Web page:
By Debbie McArdle
Candy containers and their history
The 19th century candy container was early packaging and merchandising at its best, designed to delight the affluent child, first with the candy and, afterwards, with the toy that remained. The early 1900s were the golden years for candy containers. The first commercially made in the late 1800s are generally of German origin, originally of a flour and paste recipe and later, mold-pressed papier-mâché, all with a hidden inner chamber to house the candy surprise. Begun as a cottage industry, companies in Germany, France, Japan and the U.S. expanded upon the idea and began to mass produce a wide variety of containers, not just in the original traditional materials, but also in glass, cardboard and tin litho to name a few.
“Any collection of holiday items (Easter, Christmas, Halloween, etc.) will ultimately lead to candy containers,” says collector Jackie Kojis who, decades ago, was busy collecting bears. “I have two candy containers with Roosevelt bears on them but bought them because I was collecting antique bears. Same with dog or cat containers ... they often look like a stuffed toy and it’s a surprise the head comes off and the bodies are hollow!”
Jackie Kojis will be participating with Scott Tagliapietra, Lee and Roxanne Bernard and other advanced collectors in the special exhibit. “Antique Candy Containers” is comprised of many prized examples from personal collections. The exhibition can be seen at the Wisconsin Antique Dealers Association’s Fall Show, Oct. 5-6. These experts will be prepared to answer questions and to share their knowledge with other candy container enthusiasts.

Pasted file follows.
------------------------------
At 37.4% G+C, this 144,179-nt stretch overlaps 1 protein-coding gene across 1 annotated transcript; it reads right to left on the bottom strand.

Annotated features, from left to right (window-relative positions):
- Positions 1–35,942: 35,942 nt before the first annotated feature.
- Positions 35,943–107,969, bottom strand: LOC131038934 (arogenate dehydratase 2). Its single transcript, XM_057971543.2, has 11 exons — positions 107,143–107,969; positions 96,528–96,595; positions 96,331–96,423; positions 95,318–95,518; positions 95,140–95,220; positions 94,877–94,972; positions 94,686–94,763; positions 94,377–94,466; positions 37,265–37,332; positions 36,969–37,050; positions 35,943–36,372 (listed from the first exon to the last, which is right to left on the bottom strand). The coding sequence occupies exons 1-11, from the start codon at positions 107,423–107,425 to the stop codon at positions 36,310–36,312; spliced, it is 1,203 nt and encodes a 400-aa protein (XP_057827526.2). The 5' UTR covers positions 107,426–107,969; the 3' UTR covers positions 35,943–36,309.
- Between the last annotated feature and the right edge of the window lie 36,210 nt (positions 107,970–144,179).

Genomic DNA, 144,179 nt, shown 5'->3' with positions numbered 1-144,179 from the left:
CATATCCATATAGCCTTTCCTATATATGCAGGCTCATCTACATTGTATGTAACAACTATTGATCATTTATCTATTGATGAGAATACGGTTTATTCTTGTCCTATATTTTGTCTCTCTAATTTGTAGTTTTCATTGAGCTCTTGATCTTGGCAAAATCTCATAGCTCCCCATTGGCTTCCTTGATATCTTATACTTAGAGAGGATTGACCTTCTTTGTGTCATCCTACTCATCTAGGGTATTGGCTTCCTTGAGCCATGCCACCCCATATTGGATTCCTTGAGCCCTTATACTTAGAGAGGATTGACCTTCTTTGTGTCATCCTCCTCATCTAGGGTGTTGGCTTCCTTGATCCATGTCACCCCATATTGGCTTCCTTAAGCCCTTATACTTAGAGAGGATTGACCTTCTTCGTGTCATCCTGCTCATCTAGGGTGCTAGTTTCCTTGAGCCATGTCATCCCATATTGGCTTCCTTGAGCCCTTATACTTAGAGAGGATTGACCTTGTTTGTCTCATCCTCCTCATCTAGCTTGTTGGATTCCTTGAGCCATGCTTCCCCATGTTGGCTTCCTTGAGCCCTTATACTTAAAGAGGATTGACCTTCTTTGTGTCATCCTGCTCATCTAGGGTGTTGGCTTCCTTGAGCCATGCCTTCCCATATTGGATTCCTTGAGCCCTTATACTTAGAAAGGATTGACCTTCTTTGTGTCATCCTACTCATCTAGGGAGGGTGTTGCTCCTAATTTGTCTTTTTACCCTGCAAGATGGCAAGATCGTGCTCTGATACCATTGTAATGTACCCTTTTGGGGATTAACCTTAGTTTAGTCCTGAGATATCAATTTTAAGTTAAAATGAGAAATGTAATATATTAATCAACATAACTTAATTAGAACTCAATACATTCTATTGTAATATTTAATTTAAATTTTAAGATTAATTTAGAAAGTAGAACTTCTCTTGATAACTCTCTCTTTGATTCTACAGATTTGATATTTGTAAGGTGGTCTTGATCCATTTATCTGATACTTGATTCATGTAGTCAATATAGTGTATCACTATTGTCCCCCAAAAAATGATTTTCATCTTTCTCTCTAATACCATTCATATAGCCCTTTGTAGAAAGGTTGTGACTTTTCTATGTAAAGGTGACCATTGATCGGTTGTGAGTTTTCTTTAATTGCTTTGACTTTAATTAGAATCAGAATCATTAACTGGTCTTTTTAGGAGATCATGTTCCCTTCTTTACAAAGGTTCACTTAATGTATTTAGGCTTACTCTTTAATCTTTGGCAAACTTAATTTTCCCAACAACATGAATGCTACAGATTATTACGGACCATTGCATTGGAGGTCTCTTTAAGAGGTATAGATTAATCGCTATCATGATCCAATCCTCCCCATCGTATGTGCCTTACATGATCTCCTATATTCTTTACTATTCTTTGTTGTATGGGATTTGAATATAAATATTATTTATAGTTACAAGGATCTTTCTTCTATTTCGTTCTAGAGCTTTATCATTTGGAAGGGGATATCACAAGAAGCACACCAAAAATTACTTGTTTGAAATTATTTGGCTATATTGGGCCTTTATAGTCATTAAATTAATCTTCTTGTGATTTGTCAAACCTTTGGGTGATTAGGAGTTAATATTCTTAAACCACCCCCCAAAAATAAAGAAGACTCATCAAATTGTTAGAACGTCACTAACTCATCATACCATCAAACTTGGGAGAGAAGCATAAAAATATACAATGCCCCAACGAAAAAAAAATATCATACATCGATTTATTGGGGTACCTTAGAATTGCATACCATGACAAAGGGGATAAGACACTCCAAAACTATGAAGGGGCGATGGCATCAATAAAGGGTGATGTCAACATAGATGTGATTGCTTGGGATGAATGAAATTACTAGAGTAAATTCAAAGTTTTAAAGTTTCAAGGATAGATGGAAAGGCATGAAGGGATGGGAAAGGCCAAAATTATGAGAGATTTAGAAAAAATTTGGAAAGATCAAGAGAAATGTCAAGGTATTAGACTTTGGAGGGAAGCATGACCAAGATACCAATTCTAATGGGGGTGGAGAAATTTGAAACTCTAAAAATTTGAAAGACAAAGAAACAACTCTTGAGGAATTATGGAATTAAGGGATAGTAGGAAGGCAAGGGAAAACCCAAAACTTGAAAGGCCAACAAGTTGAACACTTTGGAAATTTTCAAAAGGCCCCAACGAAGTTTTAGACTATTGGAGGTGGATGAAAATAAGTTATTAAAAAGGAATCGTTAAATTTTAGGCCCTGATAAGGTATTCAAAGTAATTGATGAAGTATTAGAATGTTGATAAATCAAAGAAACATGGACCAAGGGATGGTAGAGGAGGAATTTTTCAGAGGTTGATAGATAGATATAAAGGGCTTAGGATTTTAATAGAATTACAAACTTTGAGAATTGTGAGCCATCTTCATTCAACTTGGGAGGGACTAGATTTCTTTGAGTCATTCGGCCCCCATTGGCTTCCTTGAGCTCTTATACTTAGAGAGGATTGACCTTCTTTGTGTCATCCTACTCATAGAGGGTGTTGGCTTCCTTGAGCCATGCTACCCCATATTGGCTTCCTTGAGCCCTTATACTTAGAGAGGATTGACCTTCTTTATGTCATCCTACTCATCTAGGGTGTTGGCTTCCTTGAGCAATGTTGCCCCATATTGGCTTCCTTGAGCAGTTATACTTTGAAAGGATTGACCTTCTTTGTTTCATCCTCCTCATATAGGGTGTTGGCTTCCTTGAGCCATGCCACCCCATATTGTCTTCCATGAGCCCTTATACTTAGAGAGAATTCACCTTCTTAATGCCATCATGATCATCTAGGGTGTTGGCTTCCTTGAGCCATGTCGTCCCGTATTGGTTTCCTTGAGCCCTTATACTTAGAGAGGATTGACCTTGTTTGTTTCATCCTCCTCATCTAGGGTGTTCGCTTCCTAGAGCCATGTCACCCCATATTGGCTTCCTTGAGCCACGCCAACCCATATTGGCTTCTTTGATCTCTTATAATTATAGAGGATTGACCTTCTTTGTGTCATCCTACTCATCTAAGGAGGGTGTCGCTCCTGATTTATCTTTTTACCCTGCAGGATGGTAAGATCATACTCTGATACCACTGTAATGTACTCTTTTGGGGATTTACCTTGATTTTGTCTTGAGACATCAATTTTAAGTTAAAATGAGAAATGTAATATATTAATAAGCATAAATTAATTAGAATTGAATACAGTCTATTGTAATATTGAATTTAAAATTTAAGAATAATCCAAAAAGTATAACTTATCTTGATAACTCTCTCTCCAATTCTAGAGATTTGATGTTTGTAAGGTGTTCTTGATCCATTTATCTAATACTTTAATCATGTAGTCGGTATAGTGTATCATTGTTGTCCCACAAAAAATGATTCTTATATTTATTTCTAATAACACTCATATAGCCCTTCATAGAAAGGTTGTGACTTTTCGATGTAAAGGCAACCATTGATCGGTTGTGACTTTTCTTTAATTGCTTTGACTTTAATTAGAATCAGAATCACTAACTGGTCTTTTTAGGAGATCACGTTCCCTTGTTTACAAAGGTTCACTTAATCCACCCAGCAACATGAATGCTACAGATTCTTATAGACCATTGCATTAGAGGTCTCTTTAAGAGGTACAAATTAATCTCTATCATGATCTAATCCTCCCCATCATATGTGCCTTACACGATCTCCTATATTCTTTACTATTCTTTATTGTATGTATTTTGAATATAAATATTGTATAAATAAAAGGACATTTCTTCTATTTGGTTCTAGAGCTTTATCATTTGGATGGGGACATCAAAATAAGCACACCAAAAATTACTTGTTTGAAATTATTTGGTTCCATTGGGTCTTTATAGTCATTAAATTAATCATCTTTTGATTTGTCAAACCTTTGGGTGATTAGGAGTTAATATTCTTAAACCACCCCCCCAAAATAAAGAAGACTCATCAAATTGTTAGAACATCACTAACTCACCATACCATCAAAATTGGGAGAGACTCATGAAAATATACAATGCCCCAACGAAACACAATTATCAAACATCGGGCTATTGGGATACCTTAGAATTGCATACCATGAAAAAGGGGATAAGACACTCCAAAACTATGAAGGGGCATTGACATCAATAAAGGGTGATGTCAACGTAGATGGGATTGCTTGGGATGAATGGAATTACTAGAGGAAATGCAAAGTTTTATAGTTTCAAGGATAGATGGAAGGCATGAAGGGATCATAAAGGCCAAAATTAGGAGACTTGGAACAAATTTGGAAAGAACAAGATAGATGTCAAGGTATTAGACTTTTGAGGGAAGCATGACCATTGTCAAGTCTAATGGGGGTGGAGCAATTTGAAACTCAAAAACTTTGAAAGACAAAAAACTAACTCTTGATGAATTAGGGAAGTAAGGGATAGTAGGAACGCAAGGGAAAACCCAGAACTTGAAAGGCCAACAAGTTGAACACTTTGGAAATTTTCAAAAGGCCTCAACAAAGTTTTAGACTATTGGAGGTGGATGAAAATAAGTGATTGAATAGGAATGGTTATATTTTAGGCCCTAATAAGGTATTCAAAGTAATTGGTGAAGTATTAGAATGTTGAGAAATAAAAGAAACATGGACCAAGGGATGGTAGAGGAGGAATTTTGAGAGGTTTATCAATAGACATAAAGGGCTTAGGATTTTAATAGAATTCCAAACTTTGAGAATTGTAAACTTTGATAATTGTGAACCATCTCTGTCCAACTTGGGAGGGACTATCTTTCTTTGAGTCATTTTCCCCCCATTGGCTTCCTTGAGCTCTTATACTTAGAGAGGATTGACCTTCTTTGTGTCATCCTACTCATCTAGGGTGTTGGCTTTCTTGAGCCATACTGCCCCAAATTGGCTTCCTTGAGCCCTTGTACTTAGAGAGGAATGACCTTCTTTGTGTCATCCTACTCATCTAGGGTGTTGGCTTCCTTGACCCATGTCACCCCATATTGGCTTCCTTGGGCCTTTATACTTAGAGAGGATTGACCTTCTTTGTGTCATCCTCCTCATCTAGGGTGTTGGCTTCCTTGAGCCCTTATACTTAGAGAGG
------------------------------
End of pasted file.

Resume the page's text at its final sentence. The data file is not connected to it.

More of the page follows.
Much more than candy containers offered
After visiting the special exhibit, guests can wander the three large rooms at the show. Exhibitors offer everything from vintage Christmas to fine jewelry to antique cupboards. The Waukesha County Expo Center’s Forum Building, 1000 Northview Road, Waukesha, WI 53188, is the home of this semi-annual event. Show hours are Friday, Oct. 5, 10 a.m.-8 p.m. and Saturday, Oct. 6, 10 a.m.-5 p.m.
Also at the show, antiques (more than 100 years old) and vintage (50-99 years old) items will be collected. These items will be sold by the Friends of the Wisconsin Historical Society in its upcoming “30th Star Benefit Antiques Auction.” Tax deductible receipts will be provided to all donors.
About the WADA show
The Wisconsin Antiques Dealers Association, founded in 1948, is a not-profit organization that produces two antiques shows annually. Show admission ($7) funds college scholarships as well as grants to Wisconsin historic preservation groups. A $1 discount coupon for admission to the Antiques Show is available at www.WisconsinAntiquesDealers.com.
This article was originally published in Antique Trader magazine. If you like what you’ve read here, consider subscribing to the print or digital versions of Antique Trader it’s available for $26 per year (print) or $20 per year (digital) to receive 24 issues.
Learn more about this subscribing>>>